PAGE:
My social business, Street Wisdom, is all about being aware of the ‘normal stuff’ you encounter everyday in every street and appreciating that it is actually miraculous. When you hit the pause button and really experience what’s happening, life can be truly wonderful – or, as we call it at Street Wisdom – wanderful. That’s also the title of my new book!
Modern life is a distracting and sometimes disorientating place to be. It’s not surprising that we shove in our ear-phones and plough on, screening out the background noise and those annoying strangers – lost in our thoughts.
It was this awareness that prompted me to create Street Wisdom. We have so many wanderful stories from Street Wisdom WalkShop participants all over the world, that share the message that the key to access clarity and inspiration every day is to unhook ourselves from our daily routine, all that rushing from A to B, and find new ways to wander. Not just physically but mentally too. Straight-line thinking is less and less helpful in our complex AI focused world. To find a way through all the twists and turns, we need to wander our way into answers. By waking up the internal guidance system we all have within us, it helps us set a new direction and stay orientated. It will nudge you towards choices that are going to be more rewarding, authentic and healthy.
What was the deepest internal change that you have personally experienced from transforming your consciousness and how it did impact your life in both spiritual and practical ways?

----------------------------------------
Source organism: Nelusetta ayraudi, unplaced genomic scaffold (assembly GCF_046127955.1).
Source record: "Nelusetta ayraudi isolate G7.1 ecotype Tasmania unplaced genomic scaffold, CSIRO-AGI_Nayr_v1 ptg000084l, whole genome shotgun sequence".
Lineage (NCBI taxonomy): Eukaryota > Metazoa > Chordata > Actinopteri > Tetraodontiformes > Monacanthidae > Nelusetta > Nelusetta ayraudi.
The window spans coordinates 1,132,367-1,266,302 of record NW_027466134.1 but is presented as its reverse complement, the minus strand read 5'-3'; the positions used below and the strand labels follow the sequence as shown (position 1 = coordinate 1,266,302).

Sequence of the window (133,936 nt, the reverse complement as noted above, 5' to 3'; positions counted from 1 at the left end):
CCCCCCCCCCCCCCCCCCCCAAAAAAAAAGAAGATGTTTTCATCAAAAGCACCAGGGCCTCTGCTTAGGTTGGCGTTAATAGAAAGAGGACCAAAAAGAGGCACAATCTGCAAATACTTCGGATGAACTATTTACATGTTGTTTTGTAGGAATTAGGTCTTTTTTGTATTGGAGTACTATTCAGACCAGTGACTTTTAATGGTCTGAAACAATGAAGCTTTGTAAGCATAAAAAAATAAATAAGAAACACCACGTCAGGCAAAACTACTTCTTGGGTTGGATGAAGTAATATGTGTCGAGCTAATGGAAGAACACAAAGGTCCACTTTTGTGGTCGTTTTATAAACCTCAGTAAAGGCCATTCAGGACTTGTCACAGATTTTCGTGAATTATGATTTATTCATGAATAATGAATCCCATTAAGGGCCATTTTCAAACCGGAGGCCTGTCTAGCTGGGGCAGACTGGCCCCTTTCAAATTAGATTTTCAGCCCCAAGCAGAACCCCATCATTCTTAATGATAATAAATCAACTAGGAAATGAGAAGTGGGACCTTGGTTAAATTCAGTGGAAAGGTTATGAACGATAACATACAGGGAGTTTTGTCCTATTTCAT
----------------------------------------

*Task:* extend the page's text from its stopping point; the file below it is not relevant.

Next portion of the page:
Big question. I think it’s really a set of experiences over my life that have shown me, in a profound way, that I am not here. It ultimately helped me feel gratitude for everything that I have in my life, even the dull moments. They can often be the most inspiring.
What is the best advice, words of wisdom that you would like to share with our readers about the importance of becoming more conscious?
The challenges we are facing as a planet aren’t going to be met by being smarter – but by being more conscious. I think that’s what they are ‘for’. We’ve designed a puzzle that requires us to grow. So, it’s more consciousness or bust.
Please inspire us by telling us about your current project or projects?
I didn’t expect Street Wisdom to grow as it has. The simple idea of using streets to learn, to problem-solve by walking, to find new direction – has really taken hold. We call it the modern urban route to mindfulness. From nothing a few years ago, we are now in 40 countries and counting. There have been nearly 600 public events from San Francisco to Shanghai, all run by volunteers and completely free. Street Wisdom is funded by businesses who’ve fallen in love with the methodology too.
I am really excited that my book, inspired by all we have learned and are learning through Street Wisdom, will be published in January ’20. It’s written as your very own wander, a bit like a cityscape you can browse and find your own path through. I will be sharing thoughts, stories, tips and techniques including a few from famous strangers we ‘bump’ into.
I really want to help make this confusing planet a little bit more wonderful – and wanderful – together.